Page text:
Android 11 permission auto-reset is rolling out to older versions

Android 11 permission auto-reset is rolling out to older versions

Mobile platforms, actually most software lately, hinge their privacy and security measures around the permissions systems. Apps that don’t require access to certain features or hardware shouldn’t be ready to access them, and once they do, they have to urge the user’s consent first. Android has refined that system over time and has allowed users to grant or revoke apps’ permissions at any time. Not all realize that, however, and a few may need even forgotten that they need some apps installed. That’s what the permission auto-reset feature was made for, and it’s coming to phones running something as old as Android 6 Marshmallow.

It’s almost too easy to put in Android apps and even as easy to grant them permissions they’ll not need. This will be good for one-off apps, but people have a bent to let apps linger on their phones, albeit they’re unused for months. With the right permissions, these apps can become vulnerabilities, potentially allowing malware to infect the device.

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That’s why Google developed a replacement feature in Android 11 that might automatically reset permissions if an app hasn’t been used for months. Although its exceptions surely sort of apps, the overall behaviour is that users will be asked to grant permissions again if they ever opened the app for the primary time after an extended while. That keeps late 2020 to 2021 phones safer but leaves the bulk of the Android-using population still vulnerable.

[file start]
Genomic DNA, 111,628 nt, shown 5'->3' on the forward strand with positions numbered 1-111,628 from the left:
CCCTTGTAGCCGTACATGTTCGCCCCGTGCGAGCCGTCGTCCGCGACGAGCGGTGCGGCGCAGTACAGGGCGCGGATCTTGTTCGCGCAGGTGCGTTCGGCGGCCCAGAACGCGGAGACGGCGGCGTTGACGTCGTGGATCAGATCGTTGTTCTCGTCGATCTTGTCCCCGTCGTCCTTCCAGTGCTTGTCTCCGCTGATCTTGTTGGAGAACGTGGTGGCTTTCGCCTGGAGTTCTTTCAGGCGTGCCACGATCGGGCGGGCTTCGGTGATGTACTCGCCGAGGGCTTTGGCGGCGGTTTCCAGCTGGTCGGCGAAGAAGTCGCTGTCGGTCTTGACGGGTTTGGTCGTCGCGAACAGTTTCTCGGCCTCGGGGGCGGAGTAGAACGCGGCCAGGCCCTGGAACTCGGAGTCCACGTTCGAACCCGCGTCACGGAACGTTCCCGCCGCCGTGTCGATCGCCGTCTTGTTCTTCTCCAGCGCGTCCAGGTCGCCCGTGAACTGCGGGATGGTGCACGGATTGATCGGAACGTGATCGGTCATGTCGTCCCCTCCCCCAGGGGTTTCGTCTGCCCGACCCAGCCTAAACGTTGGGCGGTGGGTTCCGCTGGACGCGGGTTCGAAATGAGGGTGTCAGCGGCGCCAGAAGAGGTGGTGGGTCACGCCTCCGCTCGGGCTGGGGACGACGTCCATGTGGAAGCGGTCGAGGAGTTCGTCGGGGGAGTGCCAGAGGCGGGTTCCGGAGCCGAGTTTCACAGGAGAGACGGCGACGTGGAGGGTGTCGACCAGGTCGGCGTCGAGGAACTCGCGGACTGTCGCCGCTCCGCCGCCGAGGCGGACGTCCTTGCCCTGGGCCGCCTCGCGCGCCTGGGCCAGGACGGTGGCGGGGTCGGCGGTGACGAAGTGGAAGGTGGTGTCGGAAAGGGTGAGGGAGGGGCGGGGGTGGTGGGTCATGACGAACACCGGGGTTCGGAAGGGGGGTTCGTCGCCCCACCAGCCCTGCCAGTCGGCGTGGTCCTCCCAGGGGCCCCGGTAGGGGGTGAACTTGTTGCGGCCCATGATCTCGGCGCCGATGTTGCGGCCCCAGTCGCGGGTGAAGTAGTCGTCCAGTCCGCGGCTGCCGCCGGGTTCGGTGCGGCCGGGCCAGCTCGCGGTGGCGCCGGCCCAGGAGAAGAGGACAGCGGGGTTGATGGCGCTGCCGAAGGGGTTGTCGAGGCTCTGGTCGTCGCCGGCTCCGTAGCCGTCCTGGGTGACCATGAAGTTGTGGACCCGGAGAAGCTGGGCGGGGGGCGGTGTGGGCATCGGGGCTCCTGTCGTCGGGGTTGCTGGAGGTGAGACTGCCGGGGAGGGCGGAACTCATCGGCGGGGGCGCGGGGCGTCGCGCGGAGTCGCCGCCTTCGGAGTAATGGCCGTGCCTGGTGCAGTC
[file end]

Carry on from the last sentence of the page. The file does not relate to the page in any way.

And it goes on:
Starting December, however, Google is pushing the feature to support Android 6 and later devices. Once the update has been unrolled, permission auto-reset are going to be enabled by default compatible devices. And by compatible devices, this suggests Android phones, tablets, and therefore the like with Google Play services.

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That said, users can still enable automatically resetting permissions even without Google Play services, as in custom ROMs or uncertified devices. It just won’t be the default behaviour, and that they will need to roll in the hay manually per app, which may be a tiring process.